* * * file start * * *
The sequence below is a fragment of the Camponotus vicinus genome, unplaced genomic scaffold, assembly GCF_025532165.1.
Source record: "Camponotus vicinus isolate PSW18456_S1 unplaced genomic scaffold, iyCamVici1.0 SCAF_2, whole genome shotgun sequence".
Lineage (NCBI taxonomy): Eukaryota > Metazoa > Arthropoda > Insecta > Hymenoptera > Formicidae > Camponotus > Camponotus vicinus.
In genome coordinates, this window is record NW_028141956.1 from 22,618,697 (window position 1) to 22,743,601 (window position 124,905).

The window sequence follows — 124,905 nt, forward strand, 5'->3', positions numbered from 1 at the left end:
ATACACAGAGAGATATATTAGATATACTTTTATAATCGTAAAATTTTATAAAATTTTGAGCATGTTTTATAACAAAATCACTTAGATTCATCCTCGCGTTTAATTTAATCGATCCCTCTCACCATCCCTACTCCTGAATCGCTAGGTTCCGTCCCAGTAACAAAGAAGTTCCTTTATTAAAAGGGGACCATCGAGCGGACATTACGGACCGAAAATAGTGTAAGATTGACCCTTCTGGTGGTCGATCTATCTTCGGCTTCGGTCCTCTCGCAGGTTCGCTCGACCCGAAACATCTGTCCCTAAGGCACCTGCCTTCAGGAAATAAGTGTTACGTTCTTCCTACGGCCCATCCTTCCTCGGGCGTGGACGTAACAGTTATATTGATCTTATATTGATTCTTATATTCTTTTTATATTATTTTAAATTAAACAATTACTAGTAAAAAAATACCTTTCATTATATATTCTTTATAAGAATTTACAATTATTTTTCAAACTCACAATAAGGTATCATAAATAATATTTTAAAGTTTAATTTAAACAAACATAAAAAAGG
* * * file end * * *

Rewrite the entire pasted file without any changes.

The sequence below is a fragment of the Camponotus vicinus genome, unplaced genomic scaffold, assembly GCF_025532165.1.
Source record: "Camponotus vicinus isolate PSW18456_S1 unplaced genomic scaffold, iyCamVici1.0 SCAF_2, whole genome shotgun sequence".
Lineage (NCBI taxonomy): Eukaryota > Metazoa > Arthropoda > Insecta > Hymenoptera > Formicidae > Camponotus > Camponotus vicinus.
In genome coordinates, this window is record NW_028141956.1 from 22,618,697 (window position 1) to 22,743,601 (window position 124,905).

The window sequence follows — 124,905 nt, forward strand, 5'->3', positions numbered from 1 at the left end:
ATACACAGAGAGATATATTAGATATACTTTTATAATCGTAAAATTTTATAAAATTTTGAGCATGTTTTATAACAAAATCACTTAGATTCATCCTCGCGTTTAATTTAATCGATCCCTCTCACCATCCCTACTCCTGAATCGCTAGGTTCCGTCCCAGTAACAAAGAAGTTCCTTTATTAAAAGGGGACCATCGAGCGGACATTACGGACCGAAAATAGTGTAAGATTGACCCTTCTGGTGGTCGATCTATCTTCGGCTTCGGTCCTCTCGCAGGTTCGCTCGACCCGAAACATCTGTCCCTAAGGCACCTGCCTTCAGGAAATAAGTGTTACGTTCTTCCTACGGCCCATCCTTCCTCGGGCGTGGACGTAACAGTTATATTGATCTTATATTGATTCTTATATTCTTTTTATATTATTTTAAATTAAACAATTACTAGTAAAAAAATACCTTTCATTATATATTCTTTATAAGAATTTACAATTATTTTTCAAACTCACAATAAGGTATCATAAATAATATTTTAAAGTTTAATTTAAACAAACATAAAAAAGG